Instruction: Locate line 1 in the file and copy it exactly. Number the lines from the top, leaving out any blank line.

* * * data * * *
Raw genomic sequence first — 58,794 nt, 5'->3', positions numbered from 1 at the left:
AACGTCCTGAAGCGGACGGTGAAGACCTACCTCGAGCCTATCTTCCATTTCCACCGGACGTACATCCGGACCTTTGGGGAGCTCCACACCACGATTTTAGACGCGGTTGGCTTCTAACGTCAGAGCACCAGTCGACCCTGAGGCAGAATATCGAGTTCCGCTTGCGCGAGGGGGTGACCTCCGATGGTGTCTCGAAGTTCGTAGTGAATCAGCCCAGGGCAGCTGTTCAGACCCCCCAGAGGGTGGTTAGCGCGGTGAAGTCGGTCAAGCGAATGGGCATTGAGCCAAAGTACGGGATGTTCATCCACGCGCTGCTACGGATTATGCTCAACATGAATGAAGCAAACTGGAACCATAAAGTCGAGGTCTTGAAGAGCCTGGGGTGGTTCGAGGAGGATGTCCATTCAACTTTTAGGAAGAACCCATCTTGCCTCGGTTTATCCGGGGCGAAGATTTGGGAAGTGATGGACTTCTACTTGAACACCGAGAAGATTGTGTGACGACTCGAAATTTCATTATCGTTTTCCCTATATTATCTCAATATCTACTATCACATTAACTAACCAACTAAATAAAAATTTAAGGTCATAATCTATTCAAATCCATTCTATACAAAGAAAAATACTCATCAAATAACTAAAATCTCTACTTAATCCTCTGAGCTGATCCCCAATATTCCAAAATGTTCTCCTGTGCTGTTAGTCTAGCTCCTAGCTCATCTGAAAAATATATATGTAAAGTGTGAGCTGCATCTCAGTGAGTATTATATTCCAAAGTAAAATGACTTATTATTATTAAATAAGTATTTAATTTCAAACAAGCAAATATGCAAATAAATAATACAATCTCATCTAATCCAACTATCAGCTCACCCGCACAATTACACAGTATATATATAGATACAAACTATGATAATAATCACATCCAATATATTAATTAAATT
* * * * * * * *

Raw genomic sequence first — 58,794 nt, 5'->3', positions numbered from 1 at the left: